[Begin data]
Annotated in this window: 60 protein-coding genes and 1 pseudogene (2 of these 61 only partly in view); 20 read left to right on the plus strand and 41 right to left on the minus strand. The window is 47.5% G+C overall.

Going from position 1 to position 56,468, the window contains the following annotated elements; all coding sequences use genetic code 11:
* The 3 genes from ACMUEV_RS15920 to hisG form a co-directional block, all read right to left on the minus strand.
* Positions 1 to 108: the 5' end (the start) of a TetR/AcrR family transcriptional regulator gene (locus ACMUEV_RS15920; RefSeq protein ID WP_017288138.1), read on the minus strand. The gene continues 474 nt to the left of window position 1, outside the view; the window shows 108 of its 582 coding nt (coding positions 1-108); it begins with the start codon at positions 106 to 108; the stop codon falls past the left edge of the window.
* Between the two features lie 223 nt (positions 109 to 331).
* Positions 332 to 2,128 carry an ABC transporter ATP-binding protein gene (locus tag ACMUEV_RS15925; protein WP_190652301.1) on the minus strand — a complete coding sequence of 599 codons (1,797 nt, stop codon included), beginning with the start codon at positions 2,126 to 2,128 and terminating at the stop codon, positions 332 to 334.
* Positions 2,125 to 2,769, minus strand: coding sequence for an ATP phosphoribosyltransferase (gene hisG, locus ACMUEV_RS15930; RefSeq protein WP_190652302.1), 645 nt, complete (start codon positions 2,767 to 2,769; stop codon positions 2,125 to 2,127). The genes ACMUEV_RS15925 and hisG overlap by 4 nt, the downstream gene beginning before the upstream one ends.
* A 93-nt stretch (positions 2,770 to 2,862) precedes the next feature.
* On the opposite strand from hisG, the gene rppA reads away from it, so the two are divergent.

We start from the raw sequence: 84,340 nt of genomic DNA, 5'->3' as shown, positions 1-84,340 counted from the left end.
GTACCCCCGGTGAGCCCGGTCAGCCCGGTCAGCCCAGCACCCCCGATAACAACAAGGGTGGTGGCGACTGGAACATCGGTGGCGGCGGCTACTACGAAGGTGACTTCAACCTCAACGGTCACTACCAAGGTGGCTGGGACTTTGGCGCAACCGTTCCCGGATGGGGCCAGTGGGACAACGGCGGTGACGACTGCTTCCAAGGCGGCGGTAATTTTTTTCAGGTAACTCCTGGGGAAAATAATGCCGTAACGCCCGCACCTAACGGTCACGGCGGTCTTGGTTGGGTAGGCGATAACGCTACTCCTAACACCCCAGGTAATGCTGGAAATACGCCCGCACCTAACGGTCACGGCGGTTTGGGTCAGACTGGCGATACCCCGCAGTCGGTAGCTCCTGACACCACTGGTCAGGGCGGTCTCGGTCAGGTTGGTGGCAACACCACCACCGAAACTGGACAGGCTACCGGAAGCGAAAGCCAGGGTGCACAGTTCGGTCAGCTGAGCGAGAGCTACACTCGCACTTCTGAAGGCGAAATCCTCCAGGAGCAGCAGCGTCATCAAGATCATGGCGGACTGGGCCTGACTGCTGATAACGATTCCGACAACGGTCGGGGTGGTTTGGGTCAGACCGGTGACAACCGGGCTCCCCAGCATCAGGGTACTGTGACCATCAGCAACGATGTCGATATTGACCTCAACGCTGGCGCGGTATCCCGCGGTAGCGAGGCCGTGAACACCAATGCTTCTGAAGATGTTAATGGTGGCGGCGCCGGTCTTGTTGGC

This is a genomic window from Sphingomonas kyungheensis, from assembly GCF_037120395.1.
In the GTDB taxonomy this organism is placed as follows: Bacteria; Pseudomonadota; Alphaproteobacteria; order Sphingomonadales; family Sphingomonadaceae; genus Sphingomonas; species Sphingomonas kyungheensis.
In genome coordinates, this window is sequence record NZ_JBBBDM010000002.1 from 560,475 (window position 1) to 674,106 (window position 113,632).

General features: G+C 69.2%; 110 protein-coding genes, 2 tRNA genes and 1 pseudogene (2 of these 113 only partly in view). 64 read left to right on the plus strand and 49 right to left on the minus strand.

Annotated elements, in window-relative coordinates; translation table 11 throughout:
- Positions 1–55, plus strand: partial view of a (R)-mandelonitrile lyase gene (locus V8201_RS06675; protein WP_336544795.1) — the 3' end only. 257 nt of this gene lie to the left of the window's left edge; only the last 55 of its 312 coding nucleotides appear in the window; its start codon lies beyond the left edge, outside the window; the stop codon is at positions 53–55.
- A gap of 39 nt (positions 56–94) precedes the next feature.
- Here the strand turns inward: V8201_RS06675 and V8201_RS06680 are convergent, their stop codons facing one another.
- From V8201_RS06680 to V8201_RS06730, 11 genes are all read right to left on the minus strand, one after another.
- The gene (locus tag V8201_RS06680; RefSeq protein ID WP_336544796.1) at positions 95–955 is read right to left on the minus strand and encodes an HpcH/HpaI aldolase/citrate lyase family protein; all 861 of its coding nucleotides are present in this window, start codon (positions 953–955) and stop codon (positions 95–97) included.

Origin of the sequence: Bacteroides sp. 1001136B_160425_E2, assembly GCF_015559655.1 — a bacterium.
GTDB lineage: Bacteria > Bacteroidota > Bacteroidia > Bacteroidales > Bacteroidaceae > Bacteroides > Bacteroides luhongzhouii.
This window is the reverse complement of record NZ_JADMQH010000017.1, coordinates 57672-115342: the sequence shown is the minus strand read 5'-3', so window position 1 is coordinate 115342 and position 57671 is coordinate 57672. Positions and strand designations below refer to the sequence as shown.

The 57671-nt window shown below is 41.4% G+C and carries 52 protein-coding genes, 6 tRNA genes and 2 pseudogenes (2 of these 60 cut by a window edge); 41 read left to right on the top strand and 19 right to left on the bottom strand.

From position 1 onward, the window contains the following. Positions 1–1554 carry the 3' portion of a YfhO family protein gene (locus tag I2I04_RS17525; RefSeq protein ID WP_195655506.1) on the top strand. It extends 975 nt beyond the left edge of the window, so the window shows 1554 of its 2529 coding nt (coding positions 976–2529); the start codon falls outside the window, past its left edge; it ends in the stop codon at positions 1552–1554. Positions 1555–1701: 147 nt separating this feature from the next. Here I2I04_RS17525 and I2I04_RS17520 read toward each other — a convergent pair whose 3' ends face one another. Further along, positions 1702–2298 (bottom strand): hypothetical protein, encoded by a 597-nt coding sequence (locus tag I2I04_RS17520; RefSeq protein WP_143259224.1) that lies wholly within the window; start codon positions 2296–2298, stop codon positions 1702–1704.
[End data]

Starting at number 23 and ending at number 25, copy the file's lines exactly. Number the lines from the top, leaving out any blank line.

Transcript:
GTDB lineage: Bacteria > Bacteroidota > Bacteroidia > Bacteroidales > Bacteroidaceae > Bacteroides > Bacteroides luhongzhouii.
This window is the reverse complement of record NZ_JADMQH010000017.1, coordinates 57672-115342: the sequence shown is the minus strand read 5'-3', so window position 1 is coordinate 115342 and position 57671 is coordinate 57672. Positions and strand designations below refer to the sequence as shown.

The 57671-nt window shown below is 41.4% G+C and carries 52 protein-coding genes, 6 tRNA genes and 2 pseudogenes (2 of these 60 cut by a window edge); 41 read left to right on the top strand and 19 right to left on the bottom strand.